Risk experts Eric Talley and Johan Walden of the University of California Berkeley, who reviewed the stress tests on behalf of the Congressional Oversight Panel, pointed out that "there was some criticism that both sets of assumptions were too optimistic at the time, and there was additional criticism when the economy deteriorated further after the... exercise began". Specifically, they noted, real unemployment is already above the level predicted in the more adverse of the two stress scenarios: compared with a forecast average of 8.9% for 2009, unemployment had already hit 9.4% by May.
In the first quarter of 2009, the economy contracted an annualised 5.7%. The adverse scenario included a contraction of just 2% in the whole of 2009, but forecasts from the International Monetary Fund in April predicted a 2.8% contraction this year, and 0% growth in 2010, compared with the adverse scenario's 0.5%. If this trend continues, the report recommended, the Treasury should repeat the stress tests with "more difficult economic assumptions". The tests should in any case be repeated "so long as an appreciable amount of toxic assets remain on their books, economic conditions do not substantially improve, or both," the report added.
A key mistake highlighted by the report was the Treasury's failure to be more open about the methods as well as the results of the stress tests. Though two scenarios were tested, only one set of results – those from the more adverse scenario, used to calculate capital requirements – was released. Releasing the baseline scenario results as well would allow outside analysts to extrapolate the sensitivity of the banks to other scenarios. "The results of the stress tests under the 'baseline' economic scenario should be released or Treasury should explain why they were not released," the report said. In particular, different mortgage portfolios were assigned varying predicted loss rates, based on no clear criteria: "An element of judgement was necessary in determining these loss rates. It allowed the testing, for example, to reflect local conditions with greater accuracy. However, because of the judgement involved, the calculations cannot be reviewed or replicated. This diminishes the reliability of the tests and the confidence that the public is able to place in them."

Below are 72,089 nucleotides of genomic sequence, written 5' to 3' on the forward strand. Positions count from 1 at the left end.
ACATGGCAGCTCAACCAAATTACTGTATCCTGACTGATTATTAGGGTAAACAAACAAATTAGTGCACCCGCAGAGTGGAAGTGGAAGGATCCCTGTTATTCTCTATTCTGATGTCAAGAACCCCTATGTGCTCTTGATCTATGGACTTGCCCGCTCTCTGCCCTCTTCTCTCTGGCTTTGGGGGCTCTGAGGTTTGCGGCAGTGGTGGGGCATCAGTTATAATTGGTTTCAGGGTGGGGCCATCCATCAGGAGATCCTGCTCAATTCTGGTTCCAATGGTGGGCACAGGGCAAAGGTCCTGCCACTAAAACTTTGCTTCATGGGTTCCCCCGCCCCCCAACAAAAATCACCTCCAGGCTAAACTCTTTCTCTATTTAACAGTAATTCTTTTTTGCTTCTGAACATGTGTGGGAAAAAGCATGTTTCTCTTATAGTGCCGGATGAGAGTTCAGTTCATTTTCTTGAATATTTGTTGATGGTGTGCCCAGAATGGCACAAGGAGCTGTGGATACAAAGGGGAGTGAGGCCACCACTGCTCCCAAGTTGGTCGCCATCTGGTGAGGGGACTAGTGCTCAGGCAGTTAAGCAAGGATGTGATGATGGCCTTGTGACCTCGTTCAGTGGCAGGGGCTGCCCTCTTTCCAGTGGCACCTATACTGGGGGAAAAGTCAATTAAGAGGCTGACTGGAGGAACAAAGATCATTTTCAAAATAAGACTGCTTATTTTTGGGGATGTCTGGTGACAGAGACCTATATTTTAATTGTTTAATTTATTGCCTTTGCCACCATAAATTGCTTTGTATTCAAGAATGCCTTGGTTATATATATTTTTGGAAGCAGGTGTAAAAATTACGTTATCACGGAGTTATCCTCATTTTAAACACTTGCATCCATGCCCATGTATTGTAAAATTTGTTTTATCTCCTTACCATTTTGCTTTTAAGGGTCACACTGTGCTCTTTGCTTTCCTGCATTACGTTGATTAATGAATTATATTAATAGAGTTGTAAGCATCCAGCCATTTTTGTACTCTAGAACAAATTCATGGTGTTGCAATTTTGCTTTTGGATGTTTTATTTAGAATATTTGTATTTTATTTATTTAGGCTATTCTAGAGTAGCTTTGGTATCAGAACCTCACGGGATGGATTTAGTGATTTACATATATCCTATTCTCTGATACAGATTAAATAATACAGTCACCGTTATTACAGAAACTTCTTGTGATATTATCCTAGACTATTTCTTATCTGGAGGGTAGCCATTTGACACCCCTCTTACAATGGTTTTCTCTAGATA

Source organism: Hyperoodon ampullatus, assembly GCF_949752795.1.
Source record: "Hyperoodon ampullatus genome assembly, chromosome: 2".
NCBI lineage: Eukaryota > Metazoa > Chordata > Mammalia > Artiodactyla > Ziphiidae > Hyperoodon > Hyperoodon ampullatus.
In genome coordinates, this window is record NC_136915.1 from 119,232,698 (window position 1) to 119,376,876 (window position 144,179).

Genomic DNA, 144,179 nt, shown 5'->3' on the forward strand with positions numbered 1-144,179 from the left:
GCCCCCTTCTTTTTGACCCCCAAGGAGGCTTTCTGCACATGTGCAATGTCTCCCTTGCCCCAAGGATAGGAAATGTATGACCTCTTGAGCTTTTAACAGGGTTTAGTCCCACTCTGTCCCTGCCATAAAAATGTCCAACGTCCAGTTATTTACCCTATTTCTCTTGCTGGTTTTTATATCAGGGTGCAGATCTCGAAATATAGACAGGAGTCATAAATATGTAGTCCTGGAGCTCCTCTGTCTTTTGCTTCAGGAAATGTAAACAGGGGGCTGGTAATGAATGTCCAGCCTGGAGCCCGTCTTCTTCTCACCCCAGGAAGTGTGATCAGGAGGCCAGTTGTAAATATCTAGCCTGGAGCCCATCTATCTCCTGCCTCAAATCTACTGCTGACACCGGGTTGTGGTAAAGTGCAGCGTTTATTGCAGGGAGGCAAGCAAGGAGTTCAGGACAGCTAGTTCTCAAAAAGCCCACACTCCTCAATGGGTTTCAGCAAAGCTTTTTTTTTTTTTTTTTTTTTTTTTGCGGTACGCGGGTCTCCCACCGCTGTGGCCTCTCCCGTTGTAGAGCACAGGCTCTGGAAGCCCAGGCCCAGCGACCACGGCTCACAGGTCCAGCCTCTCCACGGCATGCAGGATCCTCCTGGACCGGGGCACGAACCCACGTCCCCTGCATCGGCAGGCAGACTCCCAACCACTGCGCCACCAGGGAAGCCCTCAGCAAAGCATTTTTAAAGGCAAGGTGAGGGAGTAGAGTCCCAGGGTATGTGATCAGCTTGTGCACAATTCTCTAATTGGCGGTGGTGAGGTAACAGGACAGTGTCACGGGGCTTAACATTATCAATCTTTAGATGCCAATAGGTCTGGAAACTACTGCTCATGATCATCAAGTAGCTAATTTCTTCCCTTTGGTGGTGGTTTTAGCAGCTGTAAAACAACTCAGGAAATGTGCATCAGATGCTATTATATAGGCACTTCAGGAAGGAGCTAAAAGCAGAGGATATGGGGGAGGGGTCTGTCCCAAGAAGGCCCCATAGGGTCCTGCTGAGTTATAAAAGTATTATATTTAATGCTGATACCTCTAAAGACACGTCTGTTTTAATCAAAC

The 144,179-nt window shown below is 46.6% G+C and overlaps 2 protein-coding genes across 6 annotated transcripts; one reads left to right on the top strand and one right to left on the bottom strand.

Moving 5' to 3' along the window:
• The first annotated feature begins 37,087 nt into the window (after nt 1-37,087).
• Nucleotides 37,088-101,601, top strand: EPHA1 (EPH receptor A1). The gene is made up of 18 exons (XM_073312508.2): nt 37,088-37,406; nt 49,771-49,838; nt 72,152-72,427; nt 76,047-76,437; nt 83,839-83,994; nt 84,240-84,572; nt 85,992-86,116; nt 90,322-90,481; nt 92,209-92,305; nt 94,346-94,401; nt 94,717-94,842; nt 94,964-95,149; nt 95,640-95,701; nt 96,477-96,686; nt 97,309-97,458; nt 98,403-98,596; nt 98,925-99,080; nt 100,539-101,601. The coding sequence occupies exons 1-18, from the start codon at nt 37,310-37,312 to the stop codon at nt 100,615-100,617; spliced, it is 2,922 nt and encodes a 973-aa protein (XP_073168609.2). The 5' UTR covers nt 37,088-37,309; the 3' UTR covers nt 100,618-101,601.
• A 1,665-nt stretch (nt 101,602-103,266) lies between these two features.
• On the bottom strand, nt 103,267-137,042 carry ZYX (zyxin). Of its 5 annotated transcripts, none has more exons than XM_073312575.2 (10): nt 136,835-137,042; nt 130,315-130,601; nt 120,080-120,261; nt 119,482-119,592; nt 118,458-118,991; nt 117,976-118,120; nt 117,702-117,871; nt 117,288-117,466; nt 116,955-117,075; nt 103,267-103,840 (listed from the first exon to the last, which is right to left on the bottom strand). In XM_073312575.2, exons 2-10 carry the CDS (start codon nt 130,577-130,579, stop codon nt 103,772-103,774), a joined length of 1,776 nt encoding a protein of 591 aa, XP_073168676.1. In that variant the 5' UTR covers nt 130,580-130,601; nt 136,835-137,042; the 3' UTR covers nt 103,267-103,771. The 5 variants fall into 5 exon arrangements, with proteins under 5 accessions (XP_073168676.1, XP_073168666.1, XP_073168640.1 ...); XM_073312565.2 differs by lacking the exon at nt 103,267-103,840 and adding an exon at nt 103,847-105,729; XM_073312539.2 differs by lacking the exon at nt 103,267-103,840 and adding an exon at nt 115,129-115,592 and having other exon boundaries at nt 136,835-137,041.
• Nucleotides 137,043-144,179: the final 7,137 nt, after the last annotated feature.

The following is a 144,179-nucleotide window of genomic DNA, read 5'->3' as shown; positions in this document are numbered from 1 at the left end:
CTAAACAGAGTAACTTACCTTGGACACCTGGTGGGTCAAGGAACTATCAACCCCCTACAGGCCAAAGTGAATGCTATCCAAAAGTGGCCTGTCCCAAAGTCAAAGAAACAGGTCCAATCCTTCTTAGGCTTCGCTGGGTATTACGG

The Treasury was also far too prone to trust banks' own descriptions of their conditions, the report said. "Significant interaction required between supervisors and the [banks] has the potential of undermining the objectivity of the stress tests," the panel warned. It added that it was unclear whether supervisors had double-checked banks' figures: "This is not to question the good faith of either the supervisors or the tested institutions. But the experience of the past two years cannot but cause some to question the adequacy both of the risk management practices of many of the nation's largest financial institutions and of the scope of the supervisory regime to which those institutions were subjected."
A third flaw was to limit the test to a short period – the scenario only included losses up to the end of 2010. But this meant the stresses did not include possible delayed effects of the crisis. "A recent study commissioned by Deutsche Bank suggests that the majority of losses on CRE [commercial real estate] loans will not affect bank balance sheets for several more years when poorly underwritten CRE loans made in the easy credit years (for example, 2005–2007) will reach maturity and will in many instances fail to qualify for refinancing... The extent to which the stress tests, which were never intended to look more than two or three years in the future, fully grapple with the prospect of massive future CRE loan defaults is uncertain". By contrast, UK regulators recently announced their intention to test banks against a four-year-long stress scenario.
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